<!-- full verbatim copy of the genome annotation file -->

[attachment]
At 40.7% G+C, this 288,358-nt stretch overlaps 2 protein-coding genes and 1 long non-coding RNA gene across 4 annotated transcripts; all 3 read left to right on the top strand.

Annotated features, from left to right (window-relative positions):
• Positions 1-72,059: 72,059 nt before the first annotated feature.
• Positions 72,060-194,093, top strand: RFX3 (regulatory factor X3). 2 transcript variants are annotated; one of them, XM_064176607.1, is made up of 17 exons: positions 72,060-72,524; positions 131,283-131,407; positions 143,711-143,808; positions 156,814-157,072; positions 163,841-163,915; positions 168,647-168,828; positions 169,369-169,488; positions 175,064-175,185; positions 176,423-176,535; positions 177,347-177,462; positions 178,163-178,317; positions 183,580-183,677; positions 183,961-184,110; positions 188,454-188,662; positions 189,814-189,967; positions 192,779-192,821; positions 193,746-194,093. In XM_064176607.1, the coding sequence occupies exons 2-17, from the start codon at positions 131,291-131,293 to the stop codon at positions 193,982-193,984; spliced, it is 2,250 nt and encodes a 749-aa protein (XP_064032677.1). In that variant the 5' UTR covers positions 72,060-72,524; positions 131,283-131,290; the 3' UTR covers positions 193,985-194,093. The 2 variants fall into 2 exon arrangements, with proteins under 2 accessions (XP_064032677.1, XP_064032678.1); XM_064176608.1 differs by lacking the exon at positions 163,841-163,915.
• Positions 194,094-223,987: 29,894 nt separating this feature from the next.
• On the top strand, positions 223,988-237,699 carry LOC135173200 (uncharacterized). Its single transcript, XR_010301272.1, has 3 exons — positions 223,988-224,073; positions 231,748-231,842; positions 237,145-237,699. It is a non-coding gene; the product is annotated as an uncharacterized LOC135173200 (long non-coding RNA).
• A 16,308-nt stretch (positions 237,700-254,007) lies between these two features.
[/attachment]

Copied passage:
At 40.7% G+C, this 288,358-nt stretch overlaps 2 protein-coding genes and 1 long non-coding RNA gene across 4 annotated transcripts; all 3 read left to right on the top strand.

Annotated features, from left to right (window-relative positions):
• Positions 1-72,059: 72,059 nt before the first annotated feature.
• Positions 72,060-194,093, top strand: RFX3 (regulatory factor X3). 2 transcript variants are annotated; one of them, XM_064176607.1, is made up of 17 exons: positions 72,060-72,524; positions 131,283-131,407; positions 143,711-143,808; positions 156,814-157,072; positions 163,841-163,915; positions 168,647-168,828; positions 169,369-169,488; positions 175,064-175,185; positions 176,423-176,535; positions 177,347-177,462; positions 178,163-178,317; positions 183,580-183,677; positions 183,961-184,110; positions 188,454-188,662; positions 189,814-189,967; positions 192,779-192,821; positions 193,746-194,093. In XM_064176607.1, the coding sequence occupies exons 2-17, from the start codon at positions 131,291-131,293 to the stop codon at positions 193,982-193,984; spliced, it is 2,250 nt and encodes a 749-aa protein (XP_064032677.1). In that variant the 5' UTR covers positions 72,060-72,524; positions 131,283-131,290; the 3' UTR covers positions 193,985-194,093. The 2 variants fall into 2 exon arrangements, with proteins under 2 accessions (XP_064032677.1, XP_064032678.1); XM_064176608.1 differs by lacking the exon at positions 163,841-163,915.
• Positions 194,094-223,987: 29,894 nt separating this feature from the next.
• On the top strand, positions 223,988-237,699 carry LOC135173200 (uncharacterized). Its single transcript, XR_010301272.1, has 3 exons — positions 223,988-224,073; positions 231,748-231,842; positions 237,145-237,699. It is a non-coding gene; the product is annotated as an uncharacterized LOC135173200 (long non-coding RNA).
• A 16,308-nt stretch (positions 237,700-254,007) lies between these two features.